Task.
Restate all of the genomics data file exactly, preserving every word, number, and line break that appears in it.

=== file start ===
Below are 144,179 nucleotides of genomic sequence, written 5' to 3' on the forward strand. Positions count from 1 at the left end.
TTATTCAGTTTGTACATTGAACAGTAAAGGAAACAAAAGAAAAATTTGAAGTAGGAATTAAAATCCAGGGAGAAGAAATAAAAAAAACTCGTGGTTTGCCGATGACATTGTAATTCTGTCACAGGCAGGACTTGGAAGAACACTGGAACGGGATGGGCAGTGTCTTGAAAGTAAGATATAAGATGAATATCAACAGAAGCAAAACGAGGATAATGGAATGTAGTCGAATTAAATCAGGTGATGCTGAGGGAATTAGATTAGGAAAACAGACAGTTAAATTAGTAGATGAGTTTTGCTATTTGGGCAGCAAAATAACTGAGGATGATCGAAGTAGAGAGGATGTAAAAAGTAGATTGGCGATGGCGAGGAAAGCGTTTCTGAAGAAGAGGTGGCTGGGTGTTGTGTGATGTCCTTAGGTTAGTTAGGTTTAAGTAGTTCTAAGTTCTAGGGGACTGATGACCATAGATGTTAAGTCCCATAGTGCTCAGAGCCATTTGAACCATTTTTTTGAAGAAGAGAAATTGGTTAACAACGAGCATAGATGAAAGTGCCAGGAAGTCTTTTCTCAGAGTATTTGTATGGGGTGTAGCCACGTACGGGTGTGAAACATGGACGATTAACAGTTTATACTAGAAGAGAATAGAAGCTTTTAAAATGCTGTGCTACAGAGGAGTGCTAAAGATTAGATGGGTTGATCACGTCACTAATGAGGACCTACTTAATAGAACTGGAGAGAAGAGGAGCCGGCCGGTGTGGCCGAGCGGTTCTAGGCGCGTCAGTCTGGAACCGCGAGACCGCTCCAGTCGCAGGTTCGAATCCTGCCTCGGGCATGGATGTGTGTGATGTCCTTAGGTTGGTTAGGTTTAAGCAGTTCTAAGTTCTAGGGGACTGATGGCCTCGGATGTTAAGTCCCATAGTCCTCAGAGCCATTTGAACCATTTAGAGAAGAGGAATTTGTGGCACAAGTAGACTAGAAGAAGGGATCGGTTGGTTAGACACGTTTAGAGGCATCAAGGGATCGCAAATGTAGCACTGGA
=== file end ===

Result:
Below are 144,179 nucleotides of genomic sequence, written 5' to 3' on the forward strand. Positions count from 1 at the left end.
TTATTCAGTTTGTACATTGAACAGTAAAGGAAACAAAAGAAAAATTTGAAGTAGGAATTAAAATCCAGGGAGAAGAAATAAAAAAAACTCGTGGTTTGCCGATGACATTGTAATTCTGTCACAGGCAGGACTTGGAAGAACACTGGAACGGGATGGGCAGTGTCTTGAAAGTAAGATATAAGATGAATATCAACAGAAGCAAAACGAGGATAATGGAATGTAGTCGAATTAAATCAGGTGATGCTGAGGGAATTAGATTAGGAAAACAGACAGTTAAATTAGTAGATGAGTTTTGCTATTTGGGCAGCAAAATAACTGAGGATGATCGAAGTAGAGAGGATGTAAAAAGTAGATTGGCGATGGCGAGGAAAGCGTTTCTGAAGAAGAGGTGGCTGGGTGTTGTGTGATGTCCTTAGGTTAGTTAGGTTTAAGTAGTTCTAAGTTCTAGGGGACTGATGACCATAGATGTTAAGTCCCATAGTGCTCAGAGCCATTTGAACCATTTTTTTGAAGAAGAGAAATTGGTTAACAACGAGCATAGATGAAAGTGCCAGGAAGTCTTTTCTCAGAGTATTTGTATGGGGTGTAGCCACGTACGGGTGTGAAACATGGACGATTAACAGTTTATACTAGAAGAGAATAGAAGCTTTTAAAATGCTGTGCTACAGAGGAGTGCTAAAGATTAGATGGGTTGATCACGTCACTAATGAGGACCTACTTAATAGAACTGGAGAGAAGAGGAGCCGGCCGGTGTGGCCGAGCGGTTCTAGGCGCGTCAGTCTGGAACCGCGAGACCGCTCCAGTCGCAGGTTCGAATCCTGCCTCGGGCATGGATGTGTGTGATGTCCTTAGGTTGGTTAGGTTTAAGCAGTTCTAAGTTCTAGGGGACTGATGGCCTCGGATGTTAAGTCCCATAGTCCTCAGAGCCATTTGAACCATTTAGAGAAGAGGAATTTGTGGCACAAGTAGACTAGAAGAAGGGATCGGTTGGTTAGACACGTTTAGAGGCATCAAGGGATCGCAAATGTAGCACTGGA